If you’re looking for a contractor, take some time and care in finding one who will do the job right.Unfortunately, even though their home is a much bigger investment, most consumers spend less time choosing a contractor than they do choosing a car. Most contractors are competent, honest, hard working and financially responsible. But almost everyone has heard at least one horror story of a contracting project gone bad. Smart homeowners avoid these problems by carefully considering at the start:
- What they want done,
- What it will realistically take to do the job, and
- What kind of professional is needed.
In recent years professional contractors have increased their share of all the remodeling work performed in the United States. But homeowners need to be wary of unqualified contractors. The industry remains diverse and highly fragmented. Of the 800,000 or so remodeling contractors, an estimated 70% are self-employed. Although it is still relatively easy to start a contracting business, many fail in the first year. So make sure that the person you’re going to trust to work on your house knows what they’re doing, and is likely to still be around if anything goes wrong.
The California Contractors State License Board offers the following tips in dealing with contractors:
- Hire only licensed contractors.
- Check the contractor's license number by calling 1-800-321-CSLB or doing a License Check.
- Get three references, and review past work.
- Get at least three bids.
- Get a written contract and do not sign anything until you completely understand the terms.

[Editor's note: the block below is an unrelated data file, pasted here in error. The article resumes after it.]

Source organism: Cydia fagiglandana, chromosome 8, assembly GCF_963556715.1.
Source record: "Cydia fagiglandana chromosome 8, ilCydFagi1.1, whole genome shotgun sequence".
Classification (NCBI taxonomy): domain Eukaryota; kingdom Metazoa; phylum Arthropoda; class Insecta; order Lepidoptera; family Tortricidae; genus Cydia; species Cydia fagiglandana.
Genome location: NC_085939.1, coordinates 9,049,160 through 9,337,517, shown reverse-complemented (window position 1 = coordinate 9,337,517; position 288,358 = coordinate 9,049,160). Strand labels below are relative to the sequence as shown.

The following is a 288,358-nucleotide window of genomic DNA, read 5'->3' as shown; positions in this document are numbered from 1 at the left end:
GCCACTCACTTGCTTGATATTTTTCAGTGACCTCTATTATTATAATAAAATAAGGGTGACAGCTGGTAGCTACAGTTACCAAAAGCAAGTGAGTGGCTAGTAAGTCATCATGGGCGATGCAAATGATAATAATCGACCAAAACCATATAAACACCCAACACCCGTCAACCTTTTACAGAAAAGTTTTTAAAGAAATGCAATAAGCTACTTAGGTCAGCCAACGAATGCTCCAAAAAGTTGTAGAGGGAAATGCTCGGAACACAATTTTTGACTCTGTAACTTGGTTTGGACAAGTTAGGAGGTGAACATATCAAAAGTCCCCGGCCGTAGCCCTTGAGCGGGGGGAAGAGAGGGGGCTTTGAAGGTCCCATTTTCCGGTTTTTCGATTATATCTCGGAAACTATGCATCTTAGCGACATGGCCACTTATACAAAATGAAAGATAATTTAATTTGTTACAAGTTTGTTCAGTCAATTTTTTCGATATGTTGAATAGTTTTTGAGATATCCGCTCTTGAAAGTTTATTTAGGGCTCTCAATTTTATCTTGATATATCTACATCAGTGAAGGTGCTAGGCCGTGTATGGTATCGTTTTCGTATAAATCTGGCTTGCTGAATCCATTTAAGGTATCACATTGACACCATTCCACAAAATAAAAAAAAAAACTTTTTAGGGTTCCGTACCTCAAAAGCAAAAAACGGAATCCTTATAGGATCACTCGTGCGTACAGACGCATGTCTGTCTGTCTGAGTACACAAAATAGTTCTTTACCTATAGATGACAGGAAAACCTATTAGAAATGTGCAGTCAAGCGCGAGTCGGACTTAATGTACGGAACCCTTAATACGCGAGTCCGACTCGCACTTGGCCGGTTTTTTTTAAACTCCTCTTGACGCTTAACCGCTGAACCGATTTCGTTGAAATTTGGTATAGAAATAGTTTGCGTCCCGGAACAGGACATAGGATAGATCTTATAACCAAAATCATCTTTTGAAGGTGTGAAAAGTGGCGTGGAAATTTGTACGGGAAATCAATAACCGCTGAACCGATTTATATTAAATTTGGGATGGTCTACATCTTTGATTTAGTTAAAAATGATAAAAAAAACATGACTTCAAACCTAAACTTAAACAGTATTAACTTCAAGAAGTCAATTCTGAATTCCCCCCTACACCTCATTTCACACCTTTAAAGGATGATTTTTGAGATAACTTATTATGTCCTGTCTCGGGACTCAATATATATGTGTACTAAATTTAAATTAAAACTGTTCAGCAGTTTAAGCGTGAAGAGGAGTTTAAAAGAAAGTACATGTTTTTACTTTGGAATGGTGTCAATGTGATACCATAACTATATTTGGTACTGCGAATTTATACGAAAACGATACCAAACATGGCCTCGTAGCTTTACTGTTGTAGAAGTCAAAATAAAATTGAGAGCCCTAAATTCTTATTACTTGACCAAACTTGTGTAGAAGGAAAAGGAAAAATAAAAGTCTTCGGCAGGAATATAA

- Pay 10% down or $1,000, whichever is less.
- Don't let payments get ahead of work. Keep records of payments.
- Don't make final payment until you're satisfied with the job.
- Don't pay cash.
- Keep a job file of all papers relating to your project.
Proper Planning Prevents Poor Performance. Be sure to plan carefully exactly what you want done, what you want it to look like when finished, and how much you have to spend. Your plans, once written done down, are the key to communicating your expectations to your contractor. Good plans make it easier for the contractor to prepare an accurate bid, and can help avoid disputes later on. For more complicated projects, hiring an architect, draftsperson, or a general contractor to manage the project may be a good idea.
Make sure your plans reference any codes and permits that may be required in your area. Laws in California and many other states require new and remodeled buildings to meet or exceed certain energy efficiency standards. Even so, energy codes generally don’t keep up with the most efficient and cost-effective products on the market. So don’t forget to include energy efficiency related details like insulation R-values, appliance energy ratings, or window NFRC ratings in your project specifications. In general, if something you want isn’t in your plans, don’t expect it to end up in your house.
For online help in selecting a contractor, the following sources may be helpful:
ImproveNet is an independent and objective contractor matching service providing links to 650,000 contractors, architects, and designers nationwide. Since contractors can’t pay to be included in ImproveNet’s database you can be assured that your project will be submitted to only the finest, most reputable professionals in the business.
Better Business Bureau
Founded in 1912, this well-respected organization offers consumers information on the reliability of businesses, scam alerts, dispute resolution, buying tips, a variety of other important consumer services.